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Common Law & Civil Law Property * A Conversation * Professor Kirsten Anker Professor David Lametti 22 March, 2011.

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Presentation on theme: "Common Law & Civil Law Property * A Conversation * Professor Kirsten Anker Professor David Lametti 22 March, 2011."— Presentation transcript:

1 Common Law & Civil Law Property * A Conversation * Professor Kirsten Anker Professor David Lametti 22 March, 2011

2 Common Law Property * Idiosyncrasies* Archaic terminology Archaic terminology Fee simple estate, freehold tenure, seisin, feoffee, replevin, ejectment Fee simple estate, freehold tenure, seisin, feoffee, replevin, ejectment Sources and defining property Sources and defining property No owners No owners Title is relative Title is relative Possession gives rights Possession gives rights All titles held of the Crown All titles held of the Crown Five dimensions of property in land Five dimensions of property in land Divisions over time Divisions over time Legal and equitable interests Legal and equitable interests Aboriginal rights Aboriginal rights

3 Civil Law Property : *Absolutes* Patrimonial Rights $$$

4 Patrimonial Rights Extra-patrimonial Rights [Aubry v. Vice-Versa] Real Rights Personal Rights Ownership

5 Defining Property - Caselaw Yanner v. Eaton (1999) Yanner v. Eaton (1999) The ultimate fact about property is that it does not really exist: it is mere illusion. (native title) The ultimate fact about property is that it does not really exist: it is mere illusion. (native title) INS v. Associated Press (1918) INS v. Associated Press (1918) Property, a creation of law, does not arise from value, although exchangeable – a matter of fact. (hot news) Property, a creation of law, does not arise from value, although exchangeable – a matter of fact. (hot news) Storey-Bishoff v. Storey-Bishoff (1994) Storey-Bishoff v. Storey-Bishoff (1994) One of the inherent qualities of property is that it may be transferred, bought, sold, exchanged, gifted or hypothecated. (degrees as matrimonial property) One of the inherent qualities of property is that it may be transferred, bought, sold, exchanged, gifted or hypothecated. (degrees as matrimonial property) Stewart v. The Queen (1988) Stewart v. The Queen (1988) As the term "property" is simply a reference to the cluster of rights assigned to the owner, this protection [for confidential information in the commercial field] could be given in the form of proprietary rights. (theft of information) As the term "property" is simply a reference to the cluster of rights assigned to the owner, this protection [for confidential information in the commercial field] could be given in the form of proprietary rights. (theft of information)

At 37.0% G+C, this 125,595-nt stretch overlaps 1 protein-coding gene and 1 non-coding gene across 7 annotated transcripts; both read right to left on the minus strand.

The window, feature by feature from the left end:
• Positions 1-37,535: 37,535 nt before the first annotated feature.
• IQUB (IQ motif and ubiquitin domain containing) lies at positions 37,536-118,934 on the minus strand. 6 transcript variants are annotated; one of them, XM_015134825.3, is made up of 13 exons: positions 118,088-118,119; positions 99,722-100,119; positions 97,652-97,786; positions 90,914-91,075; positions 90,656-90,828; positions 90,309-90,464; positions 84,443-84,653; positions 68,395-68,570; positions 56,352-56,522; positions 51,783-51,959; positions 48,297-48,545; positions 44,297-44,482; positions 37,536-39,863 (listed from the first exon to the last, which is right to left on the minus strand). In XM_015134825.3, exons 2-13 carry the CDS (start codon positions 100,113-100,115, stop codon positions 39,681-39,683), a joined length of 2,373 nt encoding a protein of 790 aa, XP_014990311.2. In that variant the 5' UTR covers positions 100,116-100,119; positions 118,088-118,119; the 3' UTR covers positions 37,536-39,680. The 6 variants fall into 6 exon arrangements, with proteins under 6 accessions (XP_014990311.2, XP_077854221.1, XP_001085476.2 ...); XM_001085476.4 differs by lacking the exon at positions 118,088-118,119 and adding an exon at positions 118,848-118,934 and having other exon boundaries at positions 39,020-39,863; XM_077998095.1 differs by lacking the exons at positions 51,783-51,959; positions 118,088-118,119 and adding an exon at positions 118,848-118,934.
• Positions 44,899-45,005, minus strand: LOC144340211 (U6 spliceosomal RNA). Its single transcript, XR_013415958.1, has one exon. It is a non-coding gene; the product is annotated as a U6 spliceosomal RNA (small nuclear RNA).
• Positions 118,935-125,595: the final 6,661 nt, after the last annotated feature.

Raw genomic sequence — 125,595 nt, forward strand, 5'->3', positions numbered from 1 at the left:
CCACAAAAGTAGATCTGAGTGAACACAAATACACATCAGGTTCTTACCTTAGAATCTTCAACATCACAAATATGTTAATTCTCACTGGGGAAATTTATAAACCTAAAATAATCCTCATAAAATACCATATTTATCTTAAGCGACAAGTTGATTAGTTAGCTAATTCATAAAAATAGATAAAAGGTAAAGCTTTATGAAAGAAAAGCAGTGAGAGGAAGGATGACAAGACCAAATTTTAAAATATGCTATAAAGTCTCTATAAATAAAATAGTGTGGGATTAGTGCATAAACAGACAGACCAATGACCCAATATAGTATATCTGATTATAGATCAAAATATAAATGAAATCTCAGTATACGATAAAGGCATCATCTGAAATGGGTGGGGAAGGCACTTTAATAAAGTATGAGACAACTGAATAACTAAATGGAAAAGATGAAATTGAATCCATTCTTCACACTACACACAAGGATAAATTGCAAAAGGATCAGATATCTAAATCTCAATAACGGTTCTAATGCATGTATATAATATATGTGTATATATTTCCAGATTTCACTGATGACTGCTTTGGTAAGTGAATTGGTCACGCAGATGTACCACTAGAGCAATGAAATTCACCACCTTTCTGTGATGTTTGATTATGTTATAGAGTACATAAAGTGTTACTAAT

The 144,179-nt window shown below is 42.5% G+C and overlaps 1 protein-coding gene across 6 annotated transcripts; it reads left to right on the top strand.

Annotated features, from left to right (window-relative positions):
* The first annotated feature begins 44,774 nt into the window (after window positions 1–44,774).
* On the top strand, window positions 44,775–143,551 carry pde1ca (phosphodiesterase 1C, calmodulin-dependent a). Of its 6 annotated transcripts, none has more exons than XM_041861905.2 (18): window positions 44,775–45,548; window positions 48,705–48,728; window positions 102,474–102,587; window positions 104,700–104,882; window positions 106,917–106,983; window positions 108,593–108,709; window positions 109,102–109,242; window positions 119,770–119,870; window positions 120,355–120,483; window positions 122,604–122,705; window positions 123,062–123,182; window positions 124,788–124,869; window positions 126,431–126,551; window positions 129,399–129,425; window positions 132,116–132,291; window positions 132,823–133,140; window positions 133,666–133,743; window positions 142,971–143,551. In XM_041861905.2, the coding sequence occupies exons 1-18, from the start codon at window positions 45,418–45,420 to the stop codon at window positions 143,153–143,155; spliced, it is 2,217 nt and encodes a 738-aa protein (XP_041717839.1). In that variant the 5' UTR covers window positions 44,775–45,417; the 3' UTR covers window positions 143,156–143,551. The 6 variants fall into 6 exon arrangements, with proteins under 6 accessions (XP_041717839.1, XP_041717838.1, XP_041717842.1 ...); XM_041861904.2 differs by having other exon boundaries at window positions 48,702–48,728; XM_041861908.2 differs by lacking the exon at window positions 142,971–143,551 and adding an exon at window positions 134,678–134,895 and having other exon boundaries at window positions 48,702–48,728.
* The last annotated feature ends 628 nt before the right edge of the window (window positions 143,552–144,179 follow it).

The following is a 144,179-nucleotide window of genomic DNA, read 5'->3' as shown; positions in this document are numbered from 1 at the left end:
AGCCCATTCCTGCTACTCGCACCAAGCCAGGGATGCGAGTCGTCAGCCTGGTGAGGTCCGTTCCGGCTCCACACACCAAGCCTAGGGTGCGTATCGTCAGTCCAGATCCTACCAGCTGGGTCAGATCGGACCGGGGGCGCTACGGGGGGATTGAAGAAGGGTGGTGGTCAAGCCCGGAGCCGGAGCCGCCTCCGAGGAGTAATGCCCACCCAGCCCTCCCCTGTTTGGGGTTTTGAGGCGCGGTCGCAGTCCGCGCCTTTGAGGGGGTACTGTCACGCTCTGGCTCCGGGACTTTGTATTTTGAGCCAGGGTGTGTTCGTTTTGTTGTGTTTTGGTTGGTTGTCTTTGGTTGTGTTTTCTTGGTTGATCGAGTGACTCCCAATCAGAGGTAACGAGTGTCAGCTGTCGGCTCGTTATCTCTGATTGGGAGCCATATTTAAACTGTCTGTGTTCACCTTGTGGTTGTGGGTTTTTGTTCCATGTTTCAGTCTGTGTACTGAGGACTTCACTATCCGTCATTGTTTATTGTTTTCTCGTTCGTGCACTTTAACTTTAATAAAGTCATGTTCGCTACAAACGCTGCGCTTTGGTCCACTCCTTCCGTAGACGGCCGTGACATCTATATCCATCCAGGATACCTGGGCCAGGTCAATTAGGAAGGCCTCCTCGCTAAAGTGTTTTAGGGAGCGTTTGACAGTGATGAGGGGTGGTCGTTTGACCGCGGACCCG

6 Defining Property - Statutes Land Titles Act Land Titles Act property means land designated as a property under subsection 141 (2) or (4) property means land designated as a property under subsection 141 (2) or (4) Mortgages Act; Trespass to Property Act Mortgages Act; Trespass to Property Act (property not defined) (property not defined) Conveyancing and Law of Property Act Conveyancing and Law of Property Act property includes real and personal property, a debt, a thing in action, and any other right or interest. property includes real and personal property, a debt, a thing in action, and any other right or interest. Family Law Act Family Law Act property means any interest, present or future, vested or contingent, in real or personal property property means any interest, present or future, vested or contingent, in real or personal property

7 Defining Property - Commentaries Blackstone 1760 Blackstone 1760 Property is the sole and despotic dominion which one man claims and exercises over the external things of the world, in total exclusion of the right of any other individual in the universe. Property is the sole and despotic dominion which one man claims and exercises over the external things of the world, in total exclusion of the right of any other individual in the universe. Classifications: Real (corporeal, incorporeal); Personal (tangible, intangible) Classifications: Real (corporeal, incorporeal); Personal (tangible, intangible) Hohfeld and Honoré (following Bentham) Hohfeld and Honoré (following Bentham) Person to person Person to person Socially constructed bundles of rights Socially constructed bundles of rights Property rights indistinct from other rights (Gray) Property rights indistinct from other rights (Gray) Both owner and object have become abstract and diffuse Both owner and object have become abstract and diffuse